I recommend these helpful books to those trying to get a higher return from their customer experience initiatives as well as those who are struggling with defining the right path forward.

  • Now, Discover Your Strengths (Buckingham and Clifton) – While the book is now out of print, the premise remains.  Placing people in jobs that don’t use their greatest strengths leaves their inherent skills and talents untapped.  Take the test at the CliftonStrengths link.
  • DRiVE (Pink) – Pink’s highly readable book will leave you questioning your company’s use of extrinsic rewards when trying to motivate people to their highest levels of performance.
  • The Speed of Trust (Covey) — Covey comes up with a new look at trust, one of the most fundamental elements in relationships and societies, and demonstrates how trust can be intentionally developed.  (More here.)
  • The Advantage (Lencioni) – Lencioni contends that focusing on organizational health unleashes the power of employees throughout the company. This comprehensive book provides step-by-step guidance to align effectively.
  • The Goal (Goldratt) – In most respects, Goldratt’s book is a process and supply chain book.  When applied to customer experience it raises the question of “are we managing the right parts of the experience?”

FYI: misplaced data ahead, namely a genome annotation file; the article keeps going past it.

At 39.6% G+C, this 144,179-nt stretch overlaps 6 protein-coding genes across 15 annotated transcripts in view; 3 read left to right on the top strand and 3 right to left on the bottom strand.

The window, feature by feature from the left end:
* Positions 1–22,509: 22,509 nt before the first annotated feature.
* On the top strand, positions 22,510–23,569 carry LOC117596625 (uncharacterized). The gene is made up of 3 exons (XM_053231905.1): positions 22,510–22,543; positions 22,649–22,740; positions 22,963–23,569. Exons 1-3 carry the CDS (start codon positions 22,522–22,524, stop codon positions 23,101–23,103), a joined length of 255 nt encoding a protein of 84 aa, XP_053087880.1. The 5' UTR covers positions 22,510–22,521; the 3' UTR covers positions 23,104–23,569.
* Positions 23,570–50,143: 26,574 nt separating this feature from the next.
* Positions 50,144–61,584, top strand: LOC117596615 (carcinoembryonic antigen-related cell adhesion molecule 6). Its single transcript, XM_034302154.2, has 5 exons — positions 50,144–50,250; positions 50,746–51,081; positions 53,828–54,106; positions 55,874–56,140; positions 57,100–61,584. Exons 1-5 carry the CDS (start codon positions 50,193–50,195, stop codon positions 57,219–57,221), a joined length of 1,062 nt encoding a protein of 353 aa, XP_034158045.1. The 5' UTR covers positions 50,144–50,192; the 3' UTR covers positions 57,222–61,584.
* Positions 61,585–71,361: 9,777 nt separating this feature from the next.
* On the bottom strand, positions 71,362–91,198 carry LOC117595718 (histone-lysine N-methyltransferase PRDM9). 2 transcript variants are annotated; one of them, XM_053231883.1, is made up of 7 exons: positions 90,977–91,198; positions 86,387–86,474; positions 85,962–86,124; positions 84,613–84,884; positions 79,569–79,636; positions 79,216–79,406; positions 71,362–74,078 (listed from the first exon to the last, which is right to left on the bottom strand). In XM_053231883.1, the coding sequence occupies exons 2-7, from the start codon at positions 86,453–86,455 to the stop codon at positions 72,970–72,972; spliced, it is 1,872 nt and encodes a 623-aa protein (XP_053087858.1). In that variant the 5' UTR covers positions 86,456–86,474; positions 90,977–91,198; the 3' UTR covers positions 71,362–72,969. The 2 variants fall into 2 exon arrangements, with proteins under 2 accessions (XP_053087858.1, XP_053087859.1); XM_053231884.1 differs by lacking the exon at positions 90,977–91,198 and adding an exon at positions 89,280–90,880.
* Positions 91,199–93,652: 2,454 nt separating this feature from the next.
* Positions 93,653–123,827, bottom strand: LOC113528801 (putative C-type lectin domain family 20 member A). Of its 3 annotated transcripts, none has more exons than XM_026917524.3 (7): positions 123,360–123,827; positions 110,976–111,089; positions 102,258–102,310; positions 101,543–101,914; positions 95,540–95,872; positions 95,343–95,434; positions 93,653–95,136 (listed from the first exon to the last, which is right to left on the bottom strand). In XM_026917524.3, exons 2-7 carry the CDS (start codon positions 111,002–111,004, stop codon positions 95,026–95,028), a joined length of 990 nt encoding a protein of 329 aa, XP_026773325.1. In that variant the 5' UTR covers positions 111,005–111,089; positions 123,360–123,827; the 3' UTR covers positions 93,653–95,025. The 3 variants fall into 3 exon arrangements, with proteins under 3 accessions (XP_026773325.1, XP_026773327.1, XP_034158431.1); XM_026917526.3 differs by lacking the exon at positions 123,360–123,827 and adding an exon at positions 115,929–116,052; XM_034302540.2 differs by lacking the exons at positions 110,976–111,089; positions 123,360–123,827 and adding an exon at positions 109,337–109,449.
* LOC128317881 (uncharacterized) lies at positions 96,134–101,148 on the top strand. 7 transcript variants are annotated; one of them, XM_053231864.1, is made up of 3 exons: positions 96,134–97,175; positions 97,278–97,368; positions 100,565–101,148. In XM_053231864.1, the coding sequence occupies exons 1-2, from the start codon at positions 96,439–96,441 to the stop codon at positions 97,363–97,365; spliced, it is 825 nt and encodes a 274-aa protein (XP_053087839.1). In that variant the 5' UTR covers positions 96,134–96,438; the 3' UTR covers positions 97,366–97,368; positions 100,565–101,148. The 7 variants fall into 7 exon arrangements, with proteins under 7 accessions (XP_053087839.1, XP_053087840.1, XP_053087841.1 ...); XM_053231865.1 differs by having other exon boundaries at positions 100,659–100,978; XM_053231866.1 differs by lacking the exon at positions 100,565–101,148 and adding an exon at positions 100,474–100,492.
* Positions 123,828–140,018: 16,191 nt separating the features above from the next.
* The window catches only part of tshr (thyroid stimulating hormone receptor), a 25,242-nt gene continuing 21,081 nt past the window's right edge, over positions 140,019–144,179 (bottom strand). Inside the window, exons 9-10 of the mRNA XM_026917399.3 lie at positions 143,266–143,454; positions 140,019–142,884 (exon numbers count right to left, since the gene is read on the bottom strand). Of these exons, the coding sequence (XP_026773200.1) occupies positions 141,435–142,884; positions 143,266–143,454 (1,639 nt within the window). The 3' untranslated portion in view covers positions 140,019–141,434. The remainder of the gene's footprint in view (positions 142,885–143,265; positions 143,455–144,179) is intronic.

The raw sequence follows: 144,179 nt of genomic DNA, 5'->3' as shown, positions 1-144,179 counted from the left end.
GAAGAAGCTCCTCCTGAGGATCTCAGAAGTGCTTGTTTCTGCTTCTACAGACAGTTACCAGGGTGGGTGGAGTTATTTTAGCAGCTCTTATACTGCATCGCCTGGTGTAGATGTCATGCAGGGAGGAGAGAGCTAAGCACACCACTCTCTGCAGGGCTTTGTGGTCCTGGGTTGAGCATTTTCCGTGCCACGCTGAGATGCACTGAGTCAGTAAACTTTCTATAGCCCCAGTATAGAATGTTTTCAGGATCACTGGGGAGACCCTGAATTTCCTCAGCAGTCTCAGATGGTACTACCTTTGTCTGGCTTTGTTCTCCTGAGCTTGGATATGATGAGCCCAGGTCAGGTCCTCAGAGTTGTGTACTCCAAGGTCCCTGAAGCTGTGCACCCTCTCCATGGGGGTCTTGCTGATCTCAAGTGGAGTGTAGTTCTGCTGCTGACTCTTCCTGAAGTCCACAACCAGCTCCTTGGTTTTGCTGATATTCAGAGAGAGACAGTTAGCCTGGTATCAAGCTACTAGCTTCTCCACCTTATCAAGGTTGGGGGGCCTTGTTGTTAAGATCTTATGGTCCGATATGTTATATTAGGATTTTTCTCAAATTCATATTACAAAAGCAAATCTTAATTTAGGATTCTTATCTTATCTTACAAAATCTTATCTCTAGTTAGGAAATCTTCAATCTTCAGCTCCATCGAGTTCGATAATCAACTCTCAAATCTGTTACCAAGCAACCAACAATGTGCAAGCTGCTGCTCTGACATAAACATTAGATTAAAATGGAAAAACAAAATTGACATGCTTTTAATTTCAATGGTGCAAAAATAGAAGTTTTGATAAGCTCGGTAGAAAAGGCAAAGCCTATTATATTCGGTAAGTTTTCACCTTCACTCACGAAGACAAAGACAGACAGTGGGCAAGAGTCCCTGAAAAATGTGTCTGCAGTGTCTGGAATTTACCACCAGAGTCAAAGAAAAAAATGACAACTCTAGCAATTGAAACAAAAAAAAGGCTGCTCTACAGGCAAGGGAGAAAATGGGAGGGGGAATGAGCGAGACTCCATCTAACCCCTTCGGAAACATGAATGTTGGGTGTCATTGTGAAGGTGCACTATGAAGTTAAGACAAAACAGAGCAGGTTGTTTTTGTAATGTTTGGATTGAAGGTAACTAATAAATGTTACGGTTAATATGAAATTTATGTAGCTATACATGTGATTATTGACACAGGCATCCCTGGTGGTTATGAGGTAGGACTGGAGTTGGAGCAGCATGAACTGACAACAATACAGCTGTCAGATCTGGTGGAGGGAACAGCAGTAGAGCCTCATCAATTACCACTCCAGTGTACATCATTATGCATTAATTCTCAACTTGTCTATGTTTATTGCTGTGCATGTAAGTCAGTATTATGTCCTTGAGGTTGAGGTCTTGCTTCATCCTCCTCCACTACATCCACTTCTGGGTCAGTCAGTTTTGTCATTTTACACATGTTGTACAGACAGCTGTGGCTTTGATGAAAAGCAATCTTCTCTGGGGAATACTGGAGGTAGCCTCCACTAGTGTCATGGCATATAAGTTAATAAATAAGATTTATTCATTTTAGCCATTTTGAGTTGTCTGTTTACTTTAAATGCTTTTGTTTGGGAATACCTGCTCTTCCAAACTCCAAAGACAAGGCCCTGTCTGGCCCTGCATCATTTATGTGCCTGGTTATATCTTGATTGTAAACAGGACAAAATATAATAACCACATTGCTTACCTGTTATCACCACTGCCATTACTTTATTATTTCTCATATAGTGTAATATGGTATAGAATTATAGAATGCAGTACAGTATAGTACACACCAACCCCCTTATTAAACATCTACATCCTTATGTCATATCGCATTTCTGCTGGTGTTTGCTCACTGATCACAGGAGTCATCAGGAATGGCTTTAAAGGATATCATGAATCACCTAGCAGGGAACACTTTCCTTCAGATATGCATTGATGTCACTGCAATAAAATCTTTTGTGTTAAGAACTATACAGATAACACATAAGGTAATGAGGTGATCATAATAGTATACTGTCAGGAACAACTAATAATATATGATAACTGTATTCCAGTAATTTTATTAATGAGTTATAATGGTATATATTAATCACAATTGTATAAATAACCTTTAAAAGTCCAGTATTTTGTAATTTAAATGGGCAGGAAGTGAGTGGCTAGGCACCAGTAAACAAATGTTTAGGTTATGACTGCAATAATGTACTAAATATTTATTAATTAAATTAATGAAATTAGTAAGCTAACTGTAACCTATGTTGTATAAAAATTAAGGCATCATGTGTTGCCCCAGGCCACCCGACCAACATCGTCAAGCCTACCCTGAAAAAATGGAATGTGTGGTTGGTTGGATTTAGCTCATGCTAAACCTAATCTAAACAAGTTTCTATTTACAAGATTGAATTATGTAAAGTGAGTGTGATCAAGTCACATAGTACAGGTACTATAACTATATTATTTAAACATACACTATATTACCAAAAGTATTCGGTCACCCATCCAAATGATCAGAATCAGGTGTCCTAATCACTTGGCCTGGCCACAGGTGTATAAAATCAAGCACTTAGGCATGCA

• The Great Game of Business (Stack) – Don’t be fooled by the word “game” in the title.  Stack’s book is a vote of confidence for (and in) your workforce.  By operating more transparently, companies unleash employee creativity/energy to help the business solve its most crucial dilemmas.
  • A Complaint is a Gift (Barlow and Moller) – Fundamentally changes the way your team will view and react to complaints.  Rather than another negative encounter, turn complaints into a way to inspire and activate positive change.
  • The Ultimate Question 2.0 (Reichheld and Markey) – A follow-on book to the original work on Net Promoter Score (NPS).  Reichheld and Markey tackle how word of mouth impacts customer loyalty and profitability.